Disney Shanghai: Go Inside $5.5 Billion Theme Park in China


The world is finally getting its first glimpse of Disney Shanghai.

The newest Disney resort occupies nearly 1,000 acres of land in Shanghai, China, and will feature several separate "themed lands," including the Tomorrowland, Treasure Cove, Disneytown and the Enchanted Storybook Castle, which, when finished, will be the biggest and tallest Disney castle ever.

Disney’s chairman and CEO Bob Iger met Tuesday with ABC News’ Bob Woodruff at Disney Shanghai, where an estimated 12,000 employees are working quickly to get the $5.5 billion project ready for its estimated spring 2016 opening.

Details of the park are finally being revealed: Among some of the many highlights, it’ll host a huge man-made mountain with a towering waterfall. There’ll be a carousel in the Gardens of Imagination. And an updated version of Tomorrowland will feature a futuristic new ride based on the film “TRON: Legacy.”

Four Surprises About Disney's New Theme Park in Shanghai

Some of the most well-known Disney characters will be present there, including Mickey Mouse, Snow White and Woody from “Toy Story.” Tomorrowland will also present characters and interactive experiences from the “Star Wars” and Marvel Universe franchises

Traditional Chinese artistry lies at the heart of the park’s design. It’s a way to make this most iconic of American experiences one that the Chinese people can call their own.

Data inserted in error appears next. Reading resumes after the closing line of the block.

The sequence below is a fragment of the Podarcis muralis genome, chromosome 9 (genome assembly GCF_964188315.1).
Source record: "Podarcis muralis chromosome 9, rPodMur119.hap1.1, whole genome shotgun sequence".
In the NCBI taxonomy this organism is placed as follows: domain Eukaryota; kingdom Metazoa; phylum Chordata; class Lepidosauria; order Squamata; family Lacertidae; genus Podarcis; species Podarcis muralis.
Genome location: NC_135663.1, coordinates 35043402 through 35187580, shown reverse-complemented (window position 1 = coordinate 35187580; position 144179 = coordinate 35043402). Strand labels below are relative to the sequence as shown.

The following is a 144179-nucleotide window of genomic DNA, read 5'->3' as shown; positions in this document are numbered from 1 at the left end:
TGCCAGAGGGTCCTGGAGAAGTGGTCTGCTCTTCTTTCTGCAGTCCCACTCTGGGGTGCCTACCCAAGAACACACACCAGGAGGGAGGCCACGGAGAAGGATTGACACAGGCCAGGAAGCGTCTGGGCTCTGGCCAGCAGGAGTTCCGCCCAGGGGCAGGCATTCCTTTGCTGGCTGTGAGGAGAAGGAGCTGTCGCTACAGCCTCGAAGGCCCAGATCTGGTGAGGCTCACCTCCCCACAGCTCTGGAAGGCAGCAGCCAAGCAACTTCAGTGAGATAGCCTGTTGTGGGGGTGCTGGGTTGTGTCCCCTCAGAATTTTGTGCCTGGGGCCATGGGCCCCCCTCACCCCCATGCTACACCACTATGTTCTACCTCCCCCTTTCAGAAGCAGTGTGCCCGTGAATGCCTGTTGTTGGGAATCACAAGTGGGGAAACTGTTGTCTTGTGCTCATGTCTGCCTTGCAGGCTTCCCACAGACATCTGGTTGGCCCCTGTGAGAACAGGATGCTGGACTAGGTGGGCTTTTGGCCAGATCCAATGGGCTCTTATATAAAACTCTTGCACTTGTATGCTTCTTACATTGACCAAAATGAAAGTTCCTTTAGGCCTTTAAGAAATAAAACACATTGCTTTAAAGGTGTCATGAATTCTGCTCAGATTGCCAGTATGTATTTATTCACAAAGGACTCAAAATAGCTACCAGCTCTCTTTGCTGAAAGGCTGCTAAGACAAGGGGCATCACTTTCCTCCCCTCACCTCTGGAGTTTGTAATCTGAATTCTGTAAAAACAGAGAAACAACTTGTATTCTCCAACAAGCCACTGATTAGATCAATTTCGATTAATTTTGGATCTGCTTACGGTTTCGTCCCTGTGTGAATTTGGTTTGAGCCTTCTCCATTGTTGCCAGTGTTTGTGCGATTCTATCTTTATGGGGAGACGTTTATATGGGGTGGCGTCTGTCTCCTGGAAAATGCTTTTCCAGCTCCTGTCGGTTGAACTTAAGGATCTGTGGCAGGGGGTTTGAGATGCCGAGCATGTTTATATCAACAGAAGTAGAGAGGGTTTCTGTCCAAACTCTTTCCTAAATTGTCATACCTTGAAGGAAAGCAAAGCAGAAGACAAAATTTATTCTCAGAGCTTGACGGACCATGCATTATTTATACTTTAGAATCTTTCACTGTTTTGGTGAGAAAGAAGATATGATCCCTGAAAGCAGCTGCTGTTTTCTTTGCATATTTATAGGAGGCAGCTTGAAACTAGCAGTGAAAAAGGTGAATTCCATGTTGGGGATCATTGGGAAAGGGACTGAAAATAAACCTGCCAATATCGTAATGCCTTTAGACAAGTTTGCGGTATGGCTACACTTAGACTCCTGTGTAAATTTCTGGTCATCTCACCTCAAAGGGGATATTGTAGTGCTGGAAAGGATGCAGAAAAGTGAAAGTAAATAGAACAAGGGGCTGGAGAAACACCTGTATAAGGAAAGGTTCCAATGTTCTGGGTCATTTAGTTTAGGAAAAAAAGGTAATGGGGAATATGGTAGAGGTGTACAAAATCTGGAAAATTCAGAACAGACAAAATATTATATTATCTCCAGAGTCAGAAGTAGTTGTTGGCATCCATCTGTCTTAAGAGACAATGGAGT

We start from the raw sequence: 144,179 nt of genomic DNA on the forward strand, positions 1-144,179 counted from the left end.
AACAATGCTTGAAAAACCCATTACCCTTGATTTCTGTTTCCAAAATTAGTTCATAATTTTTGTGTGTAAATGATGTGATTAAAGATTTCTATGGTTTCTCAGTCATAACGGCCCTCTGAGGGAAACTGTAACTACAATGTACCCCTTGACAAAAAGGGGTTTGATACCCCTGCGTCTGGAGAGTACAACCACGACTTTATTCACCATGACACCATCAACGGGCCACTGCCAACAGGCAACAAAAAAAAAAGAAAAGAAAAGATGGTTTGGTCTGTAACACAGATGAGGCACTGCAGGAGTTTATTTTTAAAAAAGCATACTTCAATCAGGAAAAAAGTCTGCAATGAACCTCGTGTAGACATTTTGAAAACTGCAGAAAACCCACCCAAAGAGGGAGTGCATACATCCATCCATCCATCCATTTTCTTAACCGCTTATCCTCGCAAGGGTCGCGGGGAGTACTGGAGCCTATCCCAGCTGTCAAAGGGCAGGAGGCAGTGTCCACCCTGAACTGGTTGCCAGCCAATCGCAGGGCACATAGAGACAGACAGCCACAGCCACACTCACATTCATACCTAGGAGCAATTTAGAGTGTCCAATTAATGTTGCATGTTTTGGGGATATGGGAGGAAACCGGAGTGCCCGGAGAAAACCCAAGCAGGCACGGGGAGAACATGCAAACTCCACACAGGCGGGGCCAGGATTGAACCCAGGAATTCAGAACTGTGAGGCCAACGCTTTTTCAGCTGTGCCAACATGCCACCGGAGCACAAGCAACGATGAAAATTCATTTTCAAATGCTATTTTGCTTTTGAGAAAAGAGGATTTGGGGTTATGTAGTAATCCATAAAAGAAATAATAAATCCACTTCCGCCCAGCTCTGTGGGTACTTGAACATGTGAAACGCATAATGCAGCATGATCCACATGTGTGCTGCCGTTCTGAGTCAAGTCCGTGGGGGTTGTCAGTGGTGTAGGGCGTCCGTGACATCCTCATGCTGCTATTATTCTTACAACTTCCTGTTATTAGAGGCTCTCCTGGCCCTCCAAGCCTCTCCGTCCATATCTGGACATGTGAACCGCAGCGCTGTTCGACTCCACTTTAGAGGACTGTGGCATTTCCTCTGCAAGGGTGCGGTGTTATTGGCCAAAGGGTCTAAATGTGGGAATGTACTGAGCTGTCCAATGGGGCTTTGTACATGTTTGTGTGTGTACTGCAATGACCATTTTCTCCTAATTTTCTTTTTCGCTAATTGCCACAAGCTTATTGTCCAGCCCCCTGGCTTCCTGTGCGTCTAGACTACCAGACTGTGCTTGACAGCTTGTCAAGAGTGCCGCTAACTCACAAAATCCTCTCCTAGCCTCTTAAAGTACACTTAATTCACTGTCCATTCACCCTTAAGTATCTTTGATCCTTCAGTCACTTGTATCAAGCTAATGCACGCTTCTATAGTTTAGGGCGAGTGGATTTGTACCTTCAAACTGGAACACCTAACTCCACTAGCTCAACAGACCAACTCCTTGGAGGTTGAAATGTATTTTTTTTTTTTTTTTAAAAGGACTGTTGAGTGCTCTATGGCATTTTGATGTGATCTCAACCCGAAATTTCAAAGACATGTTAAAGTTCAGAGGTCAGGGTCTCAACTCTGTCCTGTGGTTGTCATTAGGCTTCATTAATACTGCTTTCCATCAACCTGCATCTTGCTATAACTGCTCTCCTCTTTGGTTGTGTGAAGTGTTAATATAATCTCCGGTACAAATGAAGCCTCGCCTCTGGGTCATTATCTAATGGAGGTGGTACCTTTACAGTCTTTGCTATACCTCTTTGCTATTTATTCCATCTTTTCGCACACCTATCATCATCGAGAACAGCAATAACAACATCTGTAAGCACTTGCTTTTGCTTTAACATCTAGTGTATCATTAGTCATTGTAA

Top Chinese acrobats are already in rehearsal for a show based on Disney’s “Tarzan.” In the resort, Chinese calligraphy adorns a traditional teahouse and, of course, the messages and music on rides will be heard in Mandarin.

This is the fourth Disney resort that John Lindsay, vice president of Walt Disney Imagineering, has helped build. Lindsay showed Woodruff the new “Pirates of the Caribbean” ride, which will debut in Shanghai. The ride will combine the newest technology and art, Lindsay said.

This is the sixth Disney resort in the world. Disney operates parks in Anaheim, Orlando, Paris, Tokyo and Hong Kong.

“We’ve never build a park as big as this to open on opening day. This is the biggest,” Iger told Woodruff.

He reflected on the history of the project, telling Woodruff: “If you were to have stood here with me on this ground in 1999 and thought, ‘Well, one day we’re going to be here opening Disneyland,’ you’d probably think I was out of my mind. But here we stand, a lot of progress being made, a lot of work being done, a lot of noise being generated. And I’m confident we’re going to make the date we’ve got in mind.”

Editor’s note: ABC News is owned by the Walt Disney Co.